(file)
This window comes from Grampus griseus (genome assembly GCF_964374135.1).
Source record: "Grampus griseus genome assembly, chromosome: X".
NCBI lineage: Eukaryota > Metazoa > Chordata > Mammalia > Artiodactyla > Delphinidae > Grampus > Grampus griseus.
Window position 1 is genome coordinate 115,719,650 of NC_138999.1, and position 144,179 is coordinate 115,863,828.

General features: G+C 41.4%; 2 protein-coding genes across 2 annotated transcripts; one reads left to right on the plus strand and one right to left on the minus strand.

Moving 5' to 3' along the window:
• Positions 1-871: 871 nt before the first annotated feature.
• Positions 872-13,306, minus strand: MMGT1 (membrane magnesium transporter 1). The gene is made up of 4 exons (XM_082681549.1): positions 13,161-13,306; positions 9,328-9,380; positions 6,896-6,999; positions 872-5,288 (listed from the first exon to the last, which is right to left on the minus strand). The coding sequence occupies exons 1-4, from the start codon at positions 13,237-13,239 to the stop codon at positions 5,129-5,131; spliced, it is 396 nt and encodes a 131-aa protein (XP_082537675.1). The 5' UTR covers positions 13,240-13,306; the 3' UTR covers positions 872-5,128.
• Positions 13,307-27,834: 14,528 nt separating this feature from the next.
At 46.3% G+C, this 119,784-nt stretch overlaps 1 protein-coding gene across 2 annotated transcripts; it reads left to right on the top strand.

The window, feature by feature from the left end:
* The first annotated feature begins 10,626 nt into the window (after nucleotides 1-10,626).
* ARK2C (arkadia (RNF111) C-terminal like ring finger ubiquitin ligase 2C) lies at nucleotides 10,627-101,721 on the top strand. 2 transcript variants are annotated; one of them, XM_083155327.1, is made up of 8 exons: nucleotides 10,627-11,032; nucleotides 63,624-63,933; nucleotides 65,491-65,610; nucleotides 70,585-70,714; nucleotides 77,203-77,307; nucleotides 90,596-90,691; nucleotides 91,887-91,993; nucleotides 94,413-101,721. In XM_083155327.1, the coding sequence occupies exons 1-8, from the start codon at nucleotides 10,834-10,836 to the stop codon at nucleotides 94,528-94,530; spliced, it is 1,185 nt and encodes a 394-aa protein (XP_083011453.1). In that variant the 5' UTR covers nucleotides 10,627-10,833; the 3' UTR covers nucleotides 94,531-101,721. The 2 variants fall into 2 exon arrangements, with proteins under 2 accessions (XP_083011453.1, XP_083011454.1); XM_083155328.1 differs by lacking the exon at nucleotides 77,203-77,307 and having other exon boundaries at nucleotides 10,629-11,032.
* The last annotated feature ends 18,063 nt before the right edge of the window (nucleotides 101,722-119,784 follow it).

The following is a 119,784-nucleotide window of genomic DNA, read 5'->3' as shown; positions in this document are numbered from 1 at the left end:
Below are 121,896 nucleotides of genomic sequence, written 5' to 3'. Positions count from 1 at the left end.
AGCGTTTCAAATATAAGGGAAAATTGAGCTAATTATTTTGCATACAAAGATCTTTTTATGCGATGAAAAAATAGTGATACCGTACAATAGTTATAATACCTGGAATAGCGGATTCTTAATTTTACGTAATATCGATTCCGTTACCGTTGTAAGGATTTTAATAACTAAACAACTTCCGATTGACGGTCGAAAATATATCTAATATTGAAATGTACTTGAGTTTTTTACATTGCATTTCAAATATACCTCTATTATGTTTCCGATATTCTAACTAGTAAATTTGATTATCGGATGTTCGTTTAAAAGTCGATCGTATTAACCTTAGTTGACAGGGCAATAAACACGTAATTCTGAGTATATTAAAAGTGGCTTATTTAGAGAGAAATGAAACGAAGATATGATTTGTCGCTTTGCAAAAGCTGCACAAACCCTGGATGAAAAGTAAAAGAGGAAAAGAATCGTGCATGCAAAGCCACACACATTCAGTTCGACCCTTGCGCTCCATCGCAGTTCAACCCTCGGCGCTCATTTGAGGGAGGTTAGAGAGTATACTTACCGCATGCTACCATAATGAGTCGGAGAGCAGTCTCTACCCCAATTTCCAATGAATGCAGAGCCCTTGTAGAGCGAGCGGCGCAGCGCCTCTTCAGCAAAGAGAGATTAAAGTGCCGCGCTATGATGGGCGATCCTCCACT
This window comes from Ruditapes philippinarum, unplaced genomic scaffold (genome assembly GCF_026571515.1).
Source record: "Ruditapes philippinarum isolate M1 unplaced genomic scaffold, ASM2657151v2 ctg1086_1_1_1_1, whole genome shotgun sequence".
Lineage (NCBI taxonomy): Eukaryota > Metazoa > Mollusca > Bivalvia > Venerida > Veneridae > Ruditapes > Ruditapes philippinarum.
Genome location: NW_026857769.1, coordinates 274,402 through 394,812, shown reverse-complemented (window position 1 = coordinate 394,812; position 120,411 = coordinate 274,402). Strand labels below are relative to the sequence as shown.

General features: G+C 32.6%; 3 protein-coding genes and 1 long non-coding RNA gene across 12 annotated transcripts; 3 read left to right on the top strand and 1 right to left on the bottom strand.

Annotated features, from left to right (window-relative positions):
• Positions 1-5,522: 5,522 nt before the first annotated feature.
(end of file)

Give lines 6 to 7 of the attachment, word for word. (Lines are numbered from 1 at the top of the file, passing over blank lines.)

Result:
Moving 5' to 3' along the window:
• Positions 1-871: 871 nt before the first annotated feature.